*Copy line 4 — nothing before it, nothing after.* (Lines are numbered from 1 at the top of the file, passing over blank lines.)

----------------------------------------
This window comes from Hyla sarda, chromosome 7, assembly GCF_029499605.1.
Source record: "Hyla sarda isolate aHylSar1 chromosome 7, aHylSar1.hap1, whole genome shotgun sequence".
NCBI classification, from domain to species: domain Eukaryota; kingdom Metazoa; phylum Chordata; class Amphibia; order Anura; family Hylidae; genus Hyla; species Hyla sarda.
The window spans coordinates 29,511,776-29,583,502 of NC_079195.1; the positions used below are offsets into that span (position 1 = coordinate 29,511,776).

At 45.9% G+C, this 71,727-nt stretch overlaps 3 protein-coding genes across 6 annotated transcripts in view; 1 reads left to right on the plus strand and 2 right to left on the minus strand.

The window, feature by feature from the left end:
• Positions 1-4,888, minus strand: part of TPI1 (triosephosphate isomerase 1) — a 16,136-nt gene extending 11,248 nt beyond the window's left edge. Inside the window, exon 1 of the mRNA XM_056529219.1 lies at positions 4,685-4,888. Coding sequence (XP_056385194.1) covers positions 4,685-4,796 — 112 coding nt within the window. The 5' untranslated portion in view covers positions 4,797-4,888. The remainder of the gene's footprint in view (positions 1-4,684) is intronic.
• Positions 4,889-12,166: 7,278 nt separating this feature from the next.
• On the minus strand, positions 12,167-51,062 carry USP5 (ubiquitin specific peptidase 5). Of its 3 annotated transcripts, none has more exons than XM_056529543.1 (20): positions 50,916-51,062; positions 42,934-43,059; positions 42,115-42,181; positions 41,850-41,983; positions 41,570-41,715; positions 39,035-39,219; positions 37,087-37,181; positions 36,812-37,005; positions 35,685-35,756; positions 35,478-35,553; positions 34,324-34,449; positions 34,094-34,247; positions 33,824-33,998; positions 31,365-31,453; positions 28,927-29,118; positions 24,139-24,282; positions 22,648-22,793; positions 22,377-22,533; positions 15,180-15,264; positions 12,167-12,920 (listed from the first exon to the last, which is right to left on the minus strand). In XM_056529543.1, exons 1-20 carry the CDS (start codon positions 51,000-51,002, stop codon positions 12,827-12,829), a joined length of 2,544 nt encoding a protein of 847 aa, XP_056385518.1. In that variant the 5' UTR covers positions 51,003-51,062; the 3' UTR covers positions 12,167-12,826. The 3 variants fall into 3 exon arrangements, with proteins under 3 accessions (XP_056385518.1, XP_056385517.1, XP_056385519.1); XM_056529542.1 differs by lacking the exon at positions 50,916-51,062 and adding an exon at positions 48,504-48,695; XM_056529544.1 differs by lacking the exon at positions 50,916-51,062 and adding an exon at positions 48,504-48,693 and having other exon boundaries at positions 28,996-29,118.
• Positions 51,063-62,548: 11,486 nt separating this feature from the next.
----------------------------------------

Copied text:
The window spans coordinates 29,511,776-29,583,502 of NC_079195.1; the positions used below are offsets into that span (position 1 = coordinate 29,511,776).